Blue: Intuition, Prayer, and Wisdom

Black: Clarity, Focus, Success, and Victory

Red: Life, Faith, and Happiness

White: Sharing, Purity, Spirit, and Light

Yellow: Knowledge and Courage

Orange: Kinship, Intellect, and Determination

Green: Nature, Harmony, and Healing

Purple: Power, Mystery, and Magic

“When Grandfather Speaks” by Artist Alfredo Rodriguez. (American Gallery/Talking-Feather.com)

Tree and Wood Meanings

Birch: Truth, new beginnings and cleansing of the past

Cedar: Cleansing, protection, prosperity, and healing

Willow: Wisdom, an open mind, strength of age and experience

Oak: Strength of character, and courage

Cherry: Strong expression, rebirth, new awakenings and compassion

Pine: Creativity, peace, and harmony

Maple: The tree of offering, generosity, balance. and practically

The Talking Feather has its place in this story and is symbolic with the talking stick and has other Native honoring as well. Often times Mic-Macs carry a Talking Feather to remind them to speak gently. Still today, this is what’s happening in a disrespectful request like in the “Principal Tells Graduating Native to Hide Your Eagle Feather Under Your Gown.” This young Native wanted to wear her gifted feather on her graduating hat tassel. She feels the directive was to hide her Native identity.

There are legends about how Talking Feather came to be. For example, read: “Legend of the Talking Feather: Kanati and Asgaya Gigagei Bestow the Gift of the Talking Feather.”

Chief Vernon Lopez “Silent Drum” with Talking Stick on June 28, 2015 (Photo courtesy Yvonne Avant)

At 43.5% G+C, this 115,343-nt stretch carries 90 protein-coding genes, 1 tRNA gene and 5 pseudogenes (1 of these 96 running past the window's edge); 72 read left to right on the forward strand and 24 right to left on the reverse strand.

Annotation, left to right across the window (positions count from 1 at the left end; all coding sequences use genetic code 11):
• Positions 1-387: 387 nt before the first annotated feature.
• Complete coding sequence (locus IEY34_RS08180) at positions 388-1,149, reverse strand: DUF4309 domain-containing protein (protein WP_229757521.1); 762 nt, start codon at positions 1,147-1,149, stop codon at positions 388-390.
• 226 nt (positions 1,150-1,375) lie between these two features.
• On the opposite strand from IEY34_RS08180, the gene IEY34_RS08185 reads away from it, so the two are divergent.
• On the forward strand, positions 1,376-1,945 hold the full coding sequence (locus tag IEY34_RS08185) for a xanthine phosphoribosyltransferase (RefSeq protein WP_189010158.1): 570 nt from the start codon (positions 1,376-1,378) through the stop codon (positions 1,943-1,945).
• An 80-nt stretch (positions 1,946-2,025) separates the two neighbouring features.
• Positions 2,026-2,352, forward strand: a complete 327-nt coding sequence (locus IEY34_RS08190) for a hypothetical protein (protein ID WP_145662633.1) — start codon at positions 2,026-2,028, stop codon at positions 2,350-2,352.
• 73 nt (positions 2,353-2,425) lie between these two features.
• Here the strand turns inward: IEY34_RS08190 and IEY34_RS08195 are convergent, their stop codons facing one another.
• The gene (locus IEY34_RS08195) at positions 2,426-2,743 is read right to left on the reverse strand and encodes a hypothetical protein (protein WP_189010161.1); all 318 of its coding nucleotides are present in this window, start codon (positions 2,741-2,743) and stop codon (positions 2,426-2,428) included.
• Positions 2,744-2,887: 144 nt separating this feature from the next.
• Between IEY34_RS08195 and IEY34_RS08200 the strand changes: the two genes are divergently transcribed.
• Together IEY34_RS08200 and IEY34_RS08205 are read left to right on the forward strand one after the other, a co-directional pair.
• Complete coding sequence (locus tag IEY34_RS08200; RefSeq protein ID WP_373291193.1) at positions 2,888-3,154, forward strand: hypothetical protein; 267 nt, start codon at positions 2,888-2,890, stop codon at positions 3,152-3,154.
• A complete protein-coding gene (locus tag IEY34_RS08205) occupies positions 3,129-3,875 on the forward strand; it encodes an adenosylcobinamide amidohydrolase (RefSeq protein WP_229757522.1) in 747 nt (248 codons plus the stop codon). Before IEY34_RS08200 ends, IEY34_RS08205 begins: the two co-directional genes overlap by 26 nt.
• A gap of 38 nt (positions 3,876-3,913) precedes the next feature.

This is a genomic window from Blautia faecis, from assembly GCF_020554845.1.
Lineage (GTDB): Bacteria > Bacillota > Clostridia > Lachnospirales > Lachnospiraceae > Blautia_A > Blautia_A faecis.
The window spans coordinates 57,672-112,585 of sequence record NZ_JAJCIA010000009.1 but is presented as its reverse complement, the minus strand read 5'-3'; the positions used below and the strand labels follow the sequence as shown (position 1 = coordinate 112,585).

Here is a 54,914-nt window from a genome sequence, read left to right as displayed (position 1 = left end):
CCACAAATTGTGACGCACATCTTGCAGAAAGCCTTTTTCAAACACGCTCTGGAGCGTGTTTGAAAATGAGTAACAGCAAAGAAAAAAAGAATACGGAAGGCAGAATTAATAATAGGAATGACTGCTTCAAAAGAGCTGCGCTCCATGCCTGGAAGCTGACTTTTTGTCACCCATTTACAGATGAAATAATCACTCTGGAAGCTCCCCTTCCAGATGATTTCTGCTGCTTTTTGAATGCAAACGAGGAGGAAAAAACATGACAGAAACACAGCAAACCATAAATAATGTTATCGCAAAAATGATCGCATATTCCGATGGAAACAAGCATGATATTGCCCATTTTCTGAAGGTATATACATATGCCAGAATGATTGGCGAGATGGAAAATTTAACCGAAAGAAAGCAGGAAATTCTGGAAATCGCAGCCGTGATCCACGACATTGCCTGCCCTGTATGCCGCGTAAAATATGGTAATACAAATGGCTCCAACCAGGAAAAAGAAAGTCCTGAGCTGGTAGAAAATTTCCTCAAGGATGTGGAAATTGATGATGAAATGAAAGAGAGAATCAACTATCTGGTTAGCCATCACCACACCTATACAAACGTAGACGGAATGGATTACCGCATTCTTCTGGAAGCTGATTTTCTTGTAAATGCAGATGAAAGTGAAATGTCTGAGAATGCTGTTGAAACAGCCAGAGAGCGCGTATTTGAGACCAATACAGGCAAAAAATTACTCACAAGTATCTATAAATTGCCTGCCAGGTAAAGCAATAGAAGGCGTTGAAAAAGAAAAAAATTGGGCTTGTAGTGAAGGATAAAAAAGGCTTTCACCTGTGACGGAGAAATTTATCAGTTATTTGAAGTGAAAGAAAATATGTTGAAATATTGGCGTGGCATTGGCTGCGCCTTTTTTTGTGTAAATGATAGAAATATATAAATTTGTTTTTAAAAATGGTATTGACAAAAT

Closer to home, Chief Silent Drum-Vernon Lopez, Mashpee Wampanoag shares the meaning of his talking stick below:

“The Talking Stick and Eagle Feather have been honored and carried by many Wampanoag leaders for a long time to control council meetings and sometimes for special gatherings of circle. You can design your own Talking Stick or feather by what it culturally means to you. My Talking Stick represents the Wolf who protects like our mothers do for their children and family. Beads at the top exemplify race of man and the four directions. Eagle illustrates Grandfather Sky and Grandmother Moon. Green Tree reflects Mother Earth. Shells characterize our bays, oceans and rivers. Corn represents one of our Three Sisters (Corn, Beans and Squash) while my small Eagle Feather embodies spiritual value. The red mini tied bags are prayer bags to the Great Spirit.

At the bottom of my stick are purple and white beads that personify the color of our quahog shell, and to me mean love, peace and family. When we traded Wampum with the colonists the color purple was of more value. This special family Talking Stick is made from the willow tree and wrapped partly with leather. Most of our folks made their Talking Sticks out of some of our local wood such as willow, cedar or maple which makes it easier for carving.”

An example of a Talking Stick. (Photo courtesy Yvonne Avant)

The Sacred Feather was usually from the eagle, which represents truth, freedom, wisdom and keen insight, however some tribes believed in using the feather from the owl, which represents wisdom, protection, and strong insight into truth. This writer feels we should consider our turkey feathers, which bring peaceful attitudes, mainly in disputes. Turkeys and their little ones are living and walking all over Mashpee “Land of the Wampanoag” and have been forever.

John Peters, Slow Turtle-Supreme Medicine Man (1930-1979), left us with these words “The Talking Circle is… a listening circle. The talking circle allows one person to talk at a time for as long as they need to talk. So much can be gained by listening. Is it a coincidence that the Creator gave us one mouth and two ears? The power of the circle allows the heat to be shared with each other. What we share with each other heals each other.”

Joan Tavares Avant is the Deer Clan Mother of the Mashpee Wampanoag Tribe. She is an elder, historian, and writer who works to promote accurate representation of her Mashpee Wampanoag culture and heritage.